StarCraft II was worth the wait.
It’s here. After twelve long years, StarCraft II is finally here! And I’m here to give you the run-down of how things are in the world of StarCraft. Enjoy your stay!
I bought the collector’s edition. I normally don’t buy collector’s editions, but I actually really respect Blizzard’s games. They’re pretty much perfect on release, and when you buy a Blizzard game, you know you’re buying quality. It’s like buying a Valve game. The packaging is pretty awesome. It’s made of cardboard, but it’s none of that flimsy cardboard that will get smashed if you put any pressure on it. It’s sturdy. Inside this beautiful package, there’s an art book, a comic book, the soundtrack, a DVD with the cinematic movies and behind the scenes, a 2GB USB thumb drive that is in the shape of some futuristic space dog tags (included on this is a copy of the original game and expansion pack), and of course, the main product, StarCraft II.
I’ve seen on NeoGaf a few people complaining about install time. Hours. And hours. I was installed and patched within 20 minutes or less. I was eating while it installed and when I went back over to check it. I’m not denying it could take that long, but it didn’t happen to me. While installing, you do have to activate the product through Battle.net. Seriously, not that bad of DRM. I have actually heard that once it’s activated on a computer, you can run in a “Guest” mode to play offline. I haven’t tried this, but it should clear up some concern that people had about not being able to play their game when the servers are down, a concern I greatly share.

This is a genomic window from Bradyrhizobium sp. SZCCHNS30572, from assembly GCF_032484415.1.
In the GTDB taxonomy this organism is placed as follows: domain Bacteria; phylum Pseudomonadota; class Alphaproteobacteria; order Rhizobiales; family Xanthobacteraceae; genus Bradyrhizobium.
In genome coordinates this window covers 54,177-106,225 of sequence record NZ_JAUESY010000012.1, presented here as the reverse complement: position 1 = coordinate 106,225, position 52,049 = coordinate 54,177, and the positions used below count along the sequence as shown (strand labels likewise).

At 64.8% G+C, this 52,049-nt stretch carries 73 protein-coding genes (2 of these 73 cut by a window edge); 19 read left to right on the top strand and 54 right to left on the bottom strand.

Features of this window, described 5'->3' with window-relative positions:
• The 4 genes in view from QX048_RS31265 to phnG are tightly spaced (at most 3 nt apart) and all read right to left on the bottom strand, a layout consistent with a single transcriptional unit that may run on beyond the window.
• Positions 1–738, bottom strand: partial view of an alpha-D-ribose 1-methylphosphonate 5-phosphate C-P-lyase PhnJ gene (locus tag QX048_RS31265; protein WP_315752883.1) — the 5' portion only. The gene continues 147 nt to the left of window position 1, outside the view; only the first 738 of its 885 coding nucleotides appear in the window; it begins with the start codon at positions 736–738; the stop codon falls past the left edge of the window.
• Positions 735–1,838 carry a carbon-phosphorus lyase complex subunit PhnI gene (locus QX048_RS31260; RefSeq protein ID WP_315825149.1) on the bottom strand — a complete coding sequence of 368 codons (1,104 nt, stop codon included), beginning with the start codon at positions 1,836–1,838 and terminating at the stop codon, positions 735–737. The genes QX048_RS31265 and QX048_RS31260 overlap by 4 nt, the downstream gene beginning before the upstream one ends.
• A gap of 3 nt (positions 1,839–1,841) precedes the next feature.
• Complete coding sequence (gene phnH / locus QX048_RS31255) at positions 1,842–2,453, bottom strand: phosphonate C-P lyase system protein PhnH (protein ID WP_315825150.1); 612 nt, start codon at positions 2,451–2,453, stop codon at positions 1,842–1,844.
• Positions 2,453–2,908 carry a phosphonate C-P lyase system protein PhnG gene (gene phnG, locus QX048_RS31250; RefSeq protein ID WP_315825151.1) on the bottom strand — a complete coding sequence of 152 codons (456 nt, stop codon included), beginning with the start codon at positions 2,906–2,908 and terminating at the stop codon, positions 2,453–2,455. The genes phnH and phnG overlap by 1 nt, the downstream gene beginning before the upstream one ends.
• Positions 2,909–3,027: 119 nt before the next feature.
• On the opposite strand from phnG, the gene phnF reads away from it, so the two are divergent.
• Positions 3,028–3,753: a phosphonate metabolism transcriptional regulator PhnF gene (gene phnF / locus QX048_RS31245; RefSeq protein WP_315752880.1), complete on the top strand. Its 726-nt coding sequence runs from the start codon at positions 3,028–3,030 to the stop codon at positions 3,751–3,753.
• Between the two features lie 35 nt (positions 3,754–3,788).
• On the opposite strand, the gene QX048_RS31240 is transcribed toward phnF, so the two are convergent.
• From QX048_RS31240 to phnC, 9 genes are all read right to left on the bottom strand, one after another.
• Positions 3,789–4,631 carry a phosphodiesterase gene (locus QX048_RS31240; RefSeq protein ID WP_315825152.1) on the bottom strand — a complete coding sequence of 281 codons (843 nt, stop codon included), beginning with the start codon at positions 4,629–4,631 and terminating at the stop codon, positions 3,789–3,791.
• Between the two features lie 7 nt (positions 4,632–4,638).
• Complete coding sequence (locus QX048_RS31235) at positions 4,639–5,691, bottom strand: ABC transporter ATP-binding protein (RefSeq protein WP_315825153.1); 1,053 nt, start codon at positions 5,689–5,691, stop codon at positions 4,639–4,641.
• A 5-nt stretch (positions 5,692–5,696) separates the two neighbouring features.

When you load up the game, you’re greeted with a login screen for your Battle.net account. Create your profile name, and there you are. The menu. Single player? Multiplayer? First thing I did was mess around in the profile settings. I had to check out the collector’s edition’s avatars. Avatars are unlocked by doing certain things in the game, such as beat 5 multiplayer games with your choice of race. I picked the Terran Diablo avatar, since I’m more of a Diablo fan than anything else. I also scrolled the achievements in the game, just to see what types of things I’ll be challenged to do. Boy, there’s some tough ones! Beating this game on Brutal? I can only imagine the stress levels of playing through that. Unlike Xbox Live achievements, these are setup more like Steams achievements. You don’t get a total score. You basically just collect them for your own personal enjoyment. No e-peen Viagra here!
Graphically, this is the best I’ve seen, beating out anything I’ve see in an RTS game so far. Best of all, the game runs at a rather smooth frame rate. From what I’ve seen from other players (personal and indirect), it runs rather well on mid-range machines as well. Textures are really high end. When you zoom in, you can really tell they put some great effort in the art department. Explosions and the gore is just more eye candy that is done Blizzard-well. The music in the game is outstanding, and deserves special mention. I’m actually glad I got the soundtrack, which replaced my Misfits album that’s been playing for a little over a year on repeat in my car. (Track 3 is killer, by the way). Voice acting a hit and miss, mainly a hit.